If the manufacturer decides not to import the materials and purchases the same from local sources (who are the illegal importers) and does not use Grid Power or does not use metered Grid Power – the he would sell the products “off the record/books”.However,in this case, there will at least be some manufacturing in the state and the FX outflow would be “far lesser than before”.

    Fiscal Levy Model in Exanple of “Proposed” Manufacture – Case 1

    In the 1st case, the state should levy the import duty on the material or component imports,in a manner,such that the total taxes accrued to the state,across the supply chain of the manufacture for the unit,and its extended supply chain and staff = 35% (which was the original import duty on the finished product)

    In other words,the aggregate of the understated components, as under:

    Import duty on material/component import
    Tax of staff salaries of factory
    Indirect tax on local purchases
    Cess and Duties on SEB power purchases
    Tax on sale of Products
    Profit tax on producer and supplier of local purchases
    Cross Subsidy benefits to state on SEB purchases

    Should be around 35% of the finished goods price (NSR),which was the original import duty on the finished product

    Fiscal Levy Model in Exanple of “Proposed” Manufacture – Case 2

    In this case,for those products where there is no “on record manufacturing” in the nation, an import duty on materials equal to current deemed duty (hawala charges bribes and the actual duty paid) plus a small premium,can be imposed, to bring the downstream sales of the finished products into the indirect tax net (on the mode of the 1st point sales tax).Once the imported materials are “on record”,then the “downstream production” will also be on record.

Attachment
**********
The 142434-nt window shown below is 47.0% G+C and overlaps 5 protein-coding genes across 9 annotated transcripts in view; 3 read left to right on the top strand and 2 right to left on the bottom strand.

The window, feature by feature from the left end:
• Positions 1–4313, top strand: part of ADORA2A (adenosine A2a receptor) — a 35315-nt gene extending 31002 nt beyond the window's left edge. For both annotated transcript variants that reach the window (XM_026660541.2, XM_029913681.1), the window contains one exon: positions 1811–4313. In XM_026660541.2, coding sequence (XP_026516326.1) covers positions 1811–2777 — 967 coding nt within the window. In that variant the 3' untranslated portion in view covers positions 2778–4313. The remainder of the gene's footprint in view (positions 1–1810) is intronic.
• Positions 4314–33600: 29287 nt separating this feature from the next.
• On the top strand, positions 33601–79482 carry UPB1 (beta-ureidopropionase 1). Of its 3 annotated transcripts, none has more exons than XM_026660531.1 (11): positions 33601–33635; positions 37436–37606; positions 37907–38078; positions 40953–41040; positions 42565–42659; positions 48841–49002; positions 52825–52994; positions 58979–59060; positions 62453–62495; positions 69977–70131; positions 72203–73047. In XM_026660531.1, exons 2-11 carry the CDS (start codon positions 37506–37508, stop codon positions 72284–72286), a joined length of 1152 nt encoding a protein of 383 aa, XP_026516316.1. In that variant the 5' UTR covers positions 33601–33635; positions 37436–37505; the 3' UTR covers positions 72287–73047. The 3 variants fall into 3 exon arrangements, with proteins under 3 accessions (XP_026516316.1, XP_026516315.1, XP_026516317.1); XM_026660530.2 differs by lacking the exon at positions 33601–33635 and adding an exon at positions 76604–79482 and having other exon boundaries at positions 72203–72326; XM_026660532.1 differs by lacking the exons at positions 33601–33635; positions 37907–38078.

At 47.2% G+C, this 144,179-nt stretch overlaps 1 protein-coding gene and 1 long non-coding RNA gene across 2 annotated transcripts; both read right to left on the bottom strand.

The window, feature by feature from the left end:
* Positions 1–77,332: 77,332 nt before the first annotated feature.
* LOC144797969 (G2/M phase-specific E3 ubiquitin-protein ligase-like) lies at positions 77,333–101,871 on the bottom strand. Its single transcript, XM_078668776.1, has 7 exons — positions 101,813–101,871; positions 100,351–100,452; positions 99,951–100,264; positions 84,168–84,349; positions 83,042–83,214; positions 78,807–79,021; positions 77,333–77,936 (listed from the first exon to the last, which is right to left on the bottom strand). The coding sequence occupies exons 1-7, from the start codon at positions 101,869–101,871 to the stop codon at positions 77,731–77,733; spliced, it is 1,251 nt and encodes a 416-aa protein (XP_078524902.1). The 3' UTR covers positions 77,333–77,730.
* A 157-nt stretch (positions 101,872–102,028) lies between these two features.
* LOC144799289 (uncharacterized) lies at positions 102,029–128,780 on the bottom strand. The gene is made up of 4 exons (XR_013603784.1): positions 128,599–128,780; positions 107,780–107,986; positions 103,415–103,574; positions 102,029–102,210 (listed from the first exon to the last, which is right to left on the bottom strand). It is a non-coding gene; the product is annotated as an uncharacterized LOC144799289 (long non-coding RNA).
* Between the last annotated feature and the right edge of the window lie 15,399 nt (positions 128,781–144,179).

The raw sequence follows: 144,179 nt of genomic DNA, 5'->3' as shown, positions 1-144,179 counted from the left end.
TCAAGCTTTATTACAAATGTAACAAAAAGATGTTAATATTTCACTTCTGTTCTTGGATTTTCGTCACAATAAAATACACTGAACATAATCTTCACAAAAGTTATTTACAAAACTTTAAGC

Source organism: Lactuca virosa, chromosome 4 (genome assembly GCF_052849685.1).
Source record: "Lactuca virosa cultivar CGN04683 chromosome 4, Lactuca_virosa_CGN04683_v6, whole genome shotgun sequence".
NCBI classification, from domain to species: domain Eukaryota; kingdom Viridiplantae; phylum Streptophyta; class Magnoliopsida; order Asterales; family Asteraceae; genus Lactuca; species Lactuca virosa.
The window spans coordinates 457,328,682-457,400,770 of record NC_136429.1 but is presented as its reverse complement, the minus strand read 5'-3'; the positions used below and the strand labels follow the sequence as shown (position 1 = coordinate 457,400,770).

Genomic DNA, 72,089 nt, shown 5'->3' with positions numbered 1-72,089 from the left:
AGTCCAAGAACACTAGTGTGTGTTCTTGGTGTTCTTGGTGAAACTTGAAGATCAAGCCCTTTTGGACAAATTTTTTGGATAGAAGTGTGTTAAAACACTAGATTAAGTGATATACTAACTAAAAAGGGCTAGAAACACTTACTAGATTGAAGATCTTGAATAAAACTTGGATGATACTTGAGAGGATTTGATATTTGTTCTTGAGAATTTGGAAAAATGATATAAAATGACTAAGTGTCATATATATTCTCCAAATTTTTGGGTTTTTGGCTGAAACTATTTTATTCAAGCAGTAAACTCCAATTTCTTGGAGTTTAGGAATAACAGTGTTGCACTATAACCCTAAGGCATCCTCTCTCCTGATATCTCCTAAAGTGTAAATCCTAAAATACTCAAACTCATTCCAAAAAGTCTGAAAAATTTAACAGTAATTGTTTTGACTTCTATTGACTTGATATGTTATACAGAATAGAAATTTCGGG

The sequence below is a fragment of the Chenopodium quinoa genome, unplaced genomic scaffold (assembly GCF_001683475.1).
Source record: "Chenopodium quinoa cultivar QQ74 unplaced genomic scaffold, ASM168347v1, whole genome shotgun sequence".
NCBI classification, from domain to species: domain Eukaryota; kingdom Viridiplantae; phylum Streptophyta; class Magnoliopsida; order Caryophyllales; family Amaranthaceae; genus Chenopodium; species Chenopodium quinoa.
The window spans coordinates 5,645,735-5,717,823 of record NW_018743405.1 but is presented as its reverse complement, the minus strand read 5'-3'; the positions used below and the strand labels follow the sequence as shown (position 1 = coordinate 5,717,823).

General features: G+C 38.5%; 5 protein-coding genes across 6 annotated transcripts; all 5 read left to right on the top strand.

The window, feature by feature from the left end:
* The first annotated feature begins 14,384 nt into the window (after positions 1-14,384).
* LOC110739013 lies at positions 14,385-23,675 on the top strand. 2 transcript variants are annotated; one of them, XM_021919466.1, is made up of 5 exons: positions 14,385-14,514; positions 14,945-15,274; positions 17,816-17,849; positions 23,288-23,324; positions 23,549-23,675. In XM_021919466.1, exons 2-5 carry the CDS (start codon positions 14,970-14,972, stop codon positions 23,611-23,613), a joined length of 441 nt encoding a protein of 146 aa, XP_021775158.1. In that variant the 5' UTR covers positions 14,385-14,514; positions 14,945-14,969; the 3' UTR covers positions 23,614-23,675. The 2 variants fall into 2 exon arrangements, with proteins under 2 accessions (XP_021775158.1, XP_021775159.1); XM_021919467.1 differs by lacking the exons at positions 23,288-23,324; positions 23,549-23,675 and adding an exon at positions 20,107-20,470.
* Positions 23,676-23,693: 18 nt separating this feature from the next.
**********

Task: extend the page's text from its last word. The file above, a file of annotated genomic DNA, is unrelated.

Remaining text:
However,if the production is viable only by power theft,avoiding pollution taxes,doing hazardous manufacturing and evading the indirect taxes on sale of finished products – then the said production can be shut down – by licensing the production to the original manufacturers on a sole license basis with direct tax holidays.

    Alt Manufacturing Strategy

    In the Alt, based on import data from Pakistani ports and the export data from load ports, if the overseas manufacturers or traders are offered “sole manufacturing and sales rights”, in Pakistan or parts of Pakistan (by law or by banning imports or charging high duties/TBT etc.), the overseas suppliers will be glad to set up or partner with,local partners to set up manufacturing capacities,for all types of consumer goods (at the minimum)

    In addition, there will be several types of manufacturing which overseas suppliers/bankers/ entrepreneurs will be glad to outsource to Pakistan on account of pollution effluents, environmental issues,hazardous chemicals,requirements of water,obsolete or phased out technologies in USA/EU,labour intensive technology,2nd hand machinery on the books of cash strapped banks etc – who will be glad to relocate to Pakistan.

    Export Interface

    It would be reasonable to assume that the “VA norms” of various trade treaties applicable to Pakistan,would qualify the COO of these manufactured products,as Pakistani and thus,would qualify as “Nil Duty/Concessional Duty access” to export markets (even ignoring, the financial value addition)

    The manufacturing hubs of the abovesaid products can be located near Ports and also near the SEZ/EOU and within the DTA of the EOU (to lower logistics costs) – so that the manufacturers can offload excess capacities to SEZ and EOU on CMT/Job work or where the suppliers manufacture semi-finished products which are sold to SEZ and then exported – and this is treated as a Deemed/Physical export for the DTA Manufacturer